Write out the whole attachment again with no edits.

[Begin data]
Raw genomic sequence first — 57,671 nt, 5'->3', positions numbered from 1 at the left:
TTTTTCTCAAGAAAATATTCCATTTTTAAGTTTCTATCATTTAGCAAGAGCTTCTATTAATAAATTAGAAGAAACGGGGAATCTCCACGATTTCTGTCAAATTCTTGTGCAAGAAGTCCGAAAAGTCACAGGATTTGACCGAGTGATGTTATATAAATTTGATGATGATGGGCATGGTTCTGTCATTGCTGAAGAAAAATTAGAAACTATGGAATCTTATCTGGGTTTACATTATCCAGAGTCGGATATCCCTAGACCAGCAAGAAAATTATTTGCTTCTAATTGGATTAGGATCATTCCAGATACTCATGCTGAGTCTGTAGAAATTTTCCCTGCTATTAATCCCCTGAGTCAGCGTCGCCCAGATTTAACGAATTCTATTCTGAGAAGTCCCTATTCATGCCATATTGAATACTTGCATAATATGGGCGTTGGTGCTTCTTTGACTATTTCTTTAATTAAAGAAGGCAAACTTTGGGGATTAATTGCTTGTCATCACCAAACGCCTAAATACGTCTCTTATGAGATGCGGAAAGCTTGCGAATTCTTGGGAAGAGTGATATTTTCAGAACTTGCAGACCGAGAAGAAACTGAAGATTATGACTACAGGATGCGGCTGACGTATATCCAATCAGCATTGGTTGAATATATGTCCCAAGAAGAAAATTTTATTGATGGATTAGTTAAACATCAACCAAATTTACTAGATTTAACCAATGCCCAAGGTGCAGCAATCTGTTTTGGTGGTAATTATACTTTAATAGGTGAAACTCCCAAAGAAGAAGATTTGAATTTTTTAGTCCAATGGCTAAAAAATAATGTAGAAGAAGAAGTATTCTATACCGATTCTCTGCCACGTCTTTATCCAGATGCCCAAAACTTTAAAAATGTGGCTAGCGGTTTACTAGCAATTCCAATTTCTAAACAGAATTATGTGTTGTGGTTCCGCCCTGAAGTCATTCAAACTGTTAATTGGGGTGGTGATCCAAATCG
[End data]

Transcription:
Raw genomic sequence first — 57,671 nt, 5'->3', positions numbered from 1 at the left:
TTTTTCTCAAGAAAATATTCCATTTTTAAGTTTCTATCATTTAGCAAGAGCTTCTATTAATAAATTAGAAGAAACGGGGAATCTCCACGATTTCTGTCAAATTCTTGTGCAAGAAGTCCGAAAAGTCACAGGATTTGACCGAGTGATGTTATATAAATTTGATGATGATGGGCATGGTTCTGTCATTGCTGAAGAAAAATTAGAAACTATGGAATCTTATCTGGGTTTACATTATCCAGAGTCGGATATCCCTAGACCAGCAAGAAAATTATTTGCTTCTAATTGGATTAGGATCATTCCAGATACTCATGCTGAGTCTGTAGAAATTTTCCCTGCTATTAATCCCCTGAGTCAGCGTCGCCCAGATTTAACGAATTCTATTCTGAGAAGTCCCTATTCATGCCATATTGAATACTTGCATAATATGGGCGTTGGTGCTTCTTTGACTATTTCTTTAATTAAAGAAGGCAAACTTTGGGGATTAATTGCTTGTCATCACCAAACGCCTAAATACGTCTCTTATGAGATGCGGAAAGCTTGCGAATTCTTGGGAAGAGTGATATTTTCAGAACTTGCAGACCGAGAAGAAACTGAAGATTATGACTACAGGATGCGGCTGACGTATATCCAATCAGCATTGGTTGAATATATGTCCCAAGAAGAAAATTTTATTGATGGATTAGTTAAACATCAACCAAATTTACTAGATTTAACCAATGCCCAAGGTGCAGCAATCTGTTTTGGTGGTAATTATACTTTAATAGGTGAAACTCCCAAAGAAGAAGATTTGAATTTTTTAGTCCAATGGCTAAAAAATAATGTAGAAGAAGAAGTATTCTATACCGATTCTCTGCCACGTCTTTATCCAGATGCCCAAAACTTTAAAAATGTGGCTAGCGGTTTACTAGCAATTCCAATTTCTAAACAGAATTATGTGTTGTGGTTCCGCCCTGAAGTCATTCAAACTGTTAATTGGGGTGGTGATCCAAATCG